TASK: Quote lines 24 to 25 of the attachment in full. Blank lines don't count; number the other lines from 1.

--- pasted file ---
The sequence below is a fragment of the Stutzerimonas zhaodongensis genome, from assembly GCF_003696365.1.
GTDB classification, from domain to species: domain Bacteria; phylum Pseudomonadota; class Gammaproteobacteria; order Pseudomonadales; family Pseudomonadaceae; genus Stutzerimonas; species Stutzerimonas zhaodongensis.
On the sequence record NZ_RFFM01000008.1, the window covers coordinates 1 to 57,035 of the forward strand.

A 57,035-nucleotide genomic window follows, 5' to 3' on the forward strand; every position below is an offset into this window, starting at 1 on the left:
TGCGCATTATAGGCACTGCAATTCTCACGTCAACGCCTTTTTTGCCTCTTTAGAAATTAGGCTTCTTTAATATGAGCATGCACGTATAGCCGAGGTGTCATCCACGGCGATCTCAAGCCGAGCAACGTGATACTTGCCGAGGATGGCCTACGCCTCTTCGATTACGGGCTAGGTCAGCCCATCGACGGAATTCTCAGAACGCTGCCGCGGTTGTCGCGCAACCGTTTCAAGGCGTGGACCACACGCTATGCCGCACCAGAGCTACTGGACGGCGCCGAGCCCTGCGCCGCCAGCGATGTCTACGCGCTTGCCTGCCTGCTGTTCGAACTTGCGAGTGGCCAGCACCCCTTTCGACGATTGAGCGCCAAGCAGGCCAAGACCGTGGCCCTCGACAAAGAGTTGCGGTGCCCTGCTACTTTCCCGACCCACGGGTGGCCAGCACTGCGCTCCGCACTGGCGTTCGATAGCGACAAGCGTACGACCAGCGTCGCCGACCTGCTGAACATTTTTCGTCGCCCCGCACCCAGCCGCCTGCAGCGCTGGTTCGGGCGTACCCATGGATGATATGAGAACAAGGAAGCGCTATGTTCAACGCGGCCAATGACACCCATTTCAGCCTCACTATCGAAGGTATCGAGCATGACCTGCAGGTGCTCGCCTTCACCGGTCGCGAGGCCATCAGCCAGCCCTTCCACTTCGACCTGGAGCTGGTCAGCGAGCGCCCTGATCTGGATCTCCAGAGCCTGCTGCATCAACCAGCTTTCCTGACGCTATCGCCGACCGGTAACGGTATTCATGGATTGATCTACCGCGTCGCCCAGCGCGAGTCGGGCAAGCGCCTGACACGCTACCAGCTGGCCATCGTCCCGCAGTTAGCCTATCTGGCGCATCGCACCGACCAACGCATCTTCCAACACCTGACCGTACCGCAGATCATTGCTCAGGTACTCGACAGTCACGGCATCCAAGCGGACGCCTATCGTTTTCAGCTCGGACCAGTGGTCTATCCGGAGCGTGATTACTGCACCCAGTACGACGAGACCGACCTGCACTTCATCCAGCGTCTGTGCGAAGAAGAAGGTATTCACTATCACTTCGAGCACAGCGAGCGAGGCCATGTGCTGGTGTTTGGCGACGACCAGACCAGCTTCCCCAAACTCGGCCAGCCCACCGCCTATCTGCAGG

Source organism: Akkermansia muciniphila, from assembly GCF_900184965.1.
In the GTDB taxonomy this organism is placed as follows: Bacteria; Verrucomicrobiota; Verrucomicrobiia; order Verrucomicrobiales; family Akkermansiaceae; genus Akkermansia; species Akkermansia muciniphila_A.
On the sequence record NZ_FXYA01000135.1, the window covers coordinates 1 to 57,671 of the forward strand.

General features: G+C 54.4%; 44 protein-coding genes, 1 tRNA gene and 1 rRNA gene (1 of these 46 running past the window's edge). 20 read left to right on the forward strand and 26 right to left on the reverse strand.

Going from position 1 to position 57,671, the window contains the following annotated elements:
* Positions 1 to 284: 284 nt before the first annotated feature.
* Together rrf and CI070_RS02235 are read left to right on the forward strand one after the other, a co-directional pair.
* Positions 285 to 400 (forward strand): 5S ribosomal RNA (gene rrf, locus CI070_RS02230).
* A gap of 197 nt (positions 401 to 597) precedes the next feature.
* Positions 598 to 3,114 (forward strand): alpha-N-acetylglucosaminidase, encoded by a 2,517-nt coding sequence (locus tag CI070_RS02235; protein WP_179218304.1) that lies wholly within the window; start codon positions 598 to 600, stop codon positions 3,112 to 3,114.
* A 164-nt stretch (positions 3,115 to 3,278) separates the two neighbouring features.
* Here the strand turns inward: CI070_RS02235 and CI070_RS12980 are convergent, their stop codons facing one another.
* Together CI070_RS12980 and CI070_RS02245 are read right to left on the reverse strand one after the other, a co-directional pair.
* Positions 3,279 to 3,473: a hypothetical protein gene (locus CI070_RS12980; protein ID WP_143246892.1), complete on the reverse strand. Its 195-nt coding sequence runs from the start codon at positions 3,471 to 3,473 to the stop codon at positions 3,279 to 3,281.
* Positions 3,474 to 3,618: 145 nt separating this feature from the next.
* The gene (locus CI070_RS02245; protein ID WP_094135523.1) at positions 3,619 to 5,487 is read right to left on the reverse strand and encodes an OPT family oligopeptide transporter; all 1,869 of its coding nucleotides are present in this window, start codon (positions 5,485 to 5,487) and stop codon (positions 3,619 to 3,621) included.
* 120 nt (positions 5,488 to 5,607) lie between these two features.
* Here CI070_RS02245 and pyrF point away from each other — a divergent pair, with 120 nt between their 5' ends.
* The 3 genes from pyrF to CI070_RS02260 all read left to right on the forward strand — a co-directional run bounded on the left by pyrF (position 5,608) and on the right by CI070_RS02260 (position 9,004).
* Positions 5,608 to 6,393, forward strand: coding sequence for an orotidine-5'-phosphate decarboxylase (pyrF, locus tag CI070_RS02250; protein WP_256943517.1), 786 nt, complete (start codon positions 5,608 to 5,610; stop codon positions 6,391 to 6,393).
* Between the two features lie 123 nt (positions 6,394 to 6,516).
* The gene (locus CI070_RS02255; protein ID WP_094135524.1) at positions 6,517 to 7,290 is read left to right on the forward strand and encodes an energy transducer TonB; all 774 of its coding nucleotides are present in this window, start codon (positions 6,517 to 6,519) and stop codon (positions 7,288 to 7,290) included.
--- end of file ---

* The 3 genes from pyrF to CI070_RS02260 all read left to right on the forward strand — a co-directional run bounded on the left by pyrF (position 5,608) and on the right by CI070_RS02260 (position 9,004).
* Positions 5,608 to 6,393, forward strand: coding sequence for an orotidine-5'-phosphate decarboxylase (pyrF, locus tag CI070_RS02250; protein WP_256943517.1), 786 nt, complete (start codon positions 5,608 to 5,610; stop codon positions 6,391 to 6,393).